Yehudi Menuhin, Baron Menuhin, OM, KBE was a Jewish American violinist and conductor who spent most of his performing career in the United Kingdom. He was born to Jewish parents in the United States, but became a citizen of Switzerland in 1970, and of the United Kingdom in 1985. He is commonly considered one of the twentieth century’s greatest violin virtuosi.
Yehudi Menuhin was born in New York City, New York, to Bielorussian Jewish parents from what is now Belarus. His sisters were the concert pianist and human rights worker Hephzibah Menuhin and the pianist, painter, and poet Yaltah Menuhin. Through his father Moshe Menuhin, a former rabbinical student and anti-Zionist writer, Menuhin was descended from a distinguished rabbinical dynasty.
Menuhin began violin instruction at age four under violinist Sigmund Anker; his parents had wanted Louis Persinger to be his teacher, but Persinger refused. He displayed extraordinary talents at an early age. His first solo violin performance was at the age of seven with the San Francisco Symphony in 1923. Persinger then agreed to take Menuhin as a student. When the Menuhins went to Paris, Persinger suggested Yehudi go to his own teacher, Eugène Ysaÿe. He did have one lesson with Ysaÿe, but did not like his method or the fact that he was very old. Instead, he went to the Romanian composer and violinist George Enescu, after which he made several recordings with his sister Hephzibah. He was also a student of Adolf Busch. In 1929 he played in Berlin, under Bruno Walter’s baton, three concerti by Bach, Brahms and Beethoven. In 1932, he recorded Edward Elgar’s Violin Concerto in B minor for HMV in London, with the composer himself conducting, and between 1934 and 1936 he made the first integral recording of Johann Sebastian Bach’s Sonatas and Partitas for Solo Violin.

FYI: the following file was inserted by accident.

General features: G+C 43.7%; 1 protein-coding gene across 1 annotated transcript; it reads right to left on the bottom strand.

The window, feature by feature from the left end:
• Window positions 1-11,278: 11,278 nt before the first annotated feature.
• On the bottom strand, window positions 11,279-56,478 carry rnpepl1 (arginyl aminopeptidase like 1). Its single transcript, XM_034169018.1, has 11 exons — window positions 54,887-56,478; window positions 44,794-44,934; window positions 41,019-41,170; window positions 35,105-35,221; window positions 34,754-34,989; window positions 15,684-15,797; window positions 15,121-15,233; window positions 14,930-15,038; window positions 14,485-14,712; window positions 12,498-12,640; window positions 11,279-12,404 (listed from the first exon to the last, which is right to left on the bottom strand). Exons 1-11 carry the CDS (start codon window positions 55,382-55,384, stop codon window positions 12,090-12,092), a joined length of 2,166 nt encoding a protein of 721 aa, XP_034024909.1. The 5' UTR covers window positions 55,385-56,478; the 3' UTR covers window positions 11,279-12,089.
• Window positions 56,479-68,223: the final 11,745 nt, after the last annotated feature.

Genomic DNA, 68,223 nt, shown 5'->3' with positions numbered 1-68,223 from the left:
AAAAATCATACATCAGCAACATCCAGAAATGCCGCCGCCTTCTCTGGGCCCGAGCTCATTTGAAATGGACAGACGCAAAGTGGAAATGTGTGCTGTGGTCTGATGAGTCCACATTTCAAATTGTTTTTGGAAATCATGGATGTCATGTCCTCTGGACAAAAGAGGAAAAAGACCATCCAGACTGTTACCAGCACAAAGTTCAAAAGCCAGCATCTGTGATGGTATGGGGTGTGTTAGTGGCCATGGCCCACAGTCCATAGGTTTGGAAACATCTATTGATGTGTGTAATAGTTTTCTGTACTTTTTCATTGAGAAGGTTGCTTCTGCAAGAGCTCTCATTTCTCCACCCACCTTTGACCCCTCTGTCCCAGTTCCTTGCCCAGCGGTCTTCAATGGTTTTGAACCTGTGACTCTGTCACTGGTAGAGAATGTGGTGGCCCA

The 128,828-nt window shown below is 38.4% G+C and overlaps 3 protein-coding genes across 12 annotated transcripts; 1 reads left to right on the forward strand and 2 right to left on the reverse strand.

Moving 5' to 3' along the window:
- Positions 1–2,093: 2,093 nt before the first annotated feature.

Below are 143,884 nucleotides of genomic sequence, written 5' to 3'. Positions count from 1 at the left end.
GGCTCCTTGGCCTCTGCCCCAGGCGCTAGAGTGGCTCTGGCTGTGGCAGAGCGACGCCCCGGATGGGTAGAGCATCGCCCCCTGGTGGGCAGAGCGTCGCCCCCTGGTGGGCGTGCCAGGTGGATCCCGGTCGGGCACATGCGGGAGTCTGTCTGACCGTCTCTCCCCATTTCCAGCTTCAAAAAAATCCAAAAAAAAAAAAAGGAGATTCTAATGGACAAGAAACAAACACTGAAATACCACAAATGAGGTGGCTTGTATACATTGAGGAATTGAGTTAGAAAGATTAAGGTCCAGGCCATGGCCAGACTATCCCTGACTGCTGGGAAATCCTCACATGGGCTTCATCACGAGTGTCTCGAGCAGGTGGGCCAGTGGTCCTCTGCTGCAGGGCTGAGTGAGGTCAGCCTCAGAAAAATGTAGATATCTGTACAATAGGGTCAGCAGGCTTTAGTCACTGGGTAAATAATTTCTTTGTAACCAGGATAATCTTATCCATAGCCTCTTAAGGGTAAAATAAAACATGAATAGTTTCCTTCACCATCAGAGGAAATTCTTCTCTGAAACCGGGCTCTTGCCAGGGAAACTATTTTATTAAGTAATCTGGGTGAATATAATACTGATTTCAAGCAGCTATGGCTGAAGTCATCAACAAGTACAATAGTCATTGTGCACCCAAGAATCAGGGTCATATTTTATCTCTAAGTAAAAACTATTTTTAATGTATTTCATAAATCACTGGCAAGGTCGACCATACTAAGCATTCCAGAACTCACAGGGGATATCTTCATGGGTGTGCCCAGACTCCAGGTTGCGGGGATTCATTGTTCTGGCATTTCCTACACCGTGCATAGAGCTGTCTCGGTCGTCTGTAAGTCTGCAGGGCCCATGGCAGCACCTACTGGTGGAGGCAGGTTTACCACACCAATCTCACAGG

Yehudi Menuhin performed for allied soldiers during World War II, and went with the composer Benjamin Britten to perform for inmates of Bergen-Belsen concentration camp, after its liberation in April 1945. He returned to Germany in 1947 to perform with the Berlin Philharmonic Orchestra under the baton of conductor Wilhelm Furtwängler as an act of reconciliation, becoming the first Jewish musician to do so following the Holocaust. He said to critics within the Jewish community that he wanted to rehabilitate Germany’s music and spirit. After building early success on richly romantic and tonally opulent performances, he experienced considerable physical and artistic difficulties caused by overwork during the war as well as unfocused and unstructured early training. Careful practice and study combined with meditation and yoga helped him overcome many of these problems. His profound and considered musical interpretations are nearly universally acclaimed. When he finally resumed recording, he was known for practising by deconstructing music phrases one note at a time.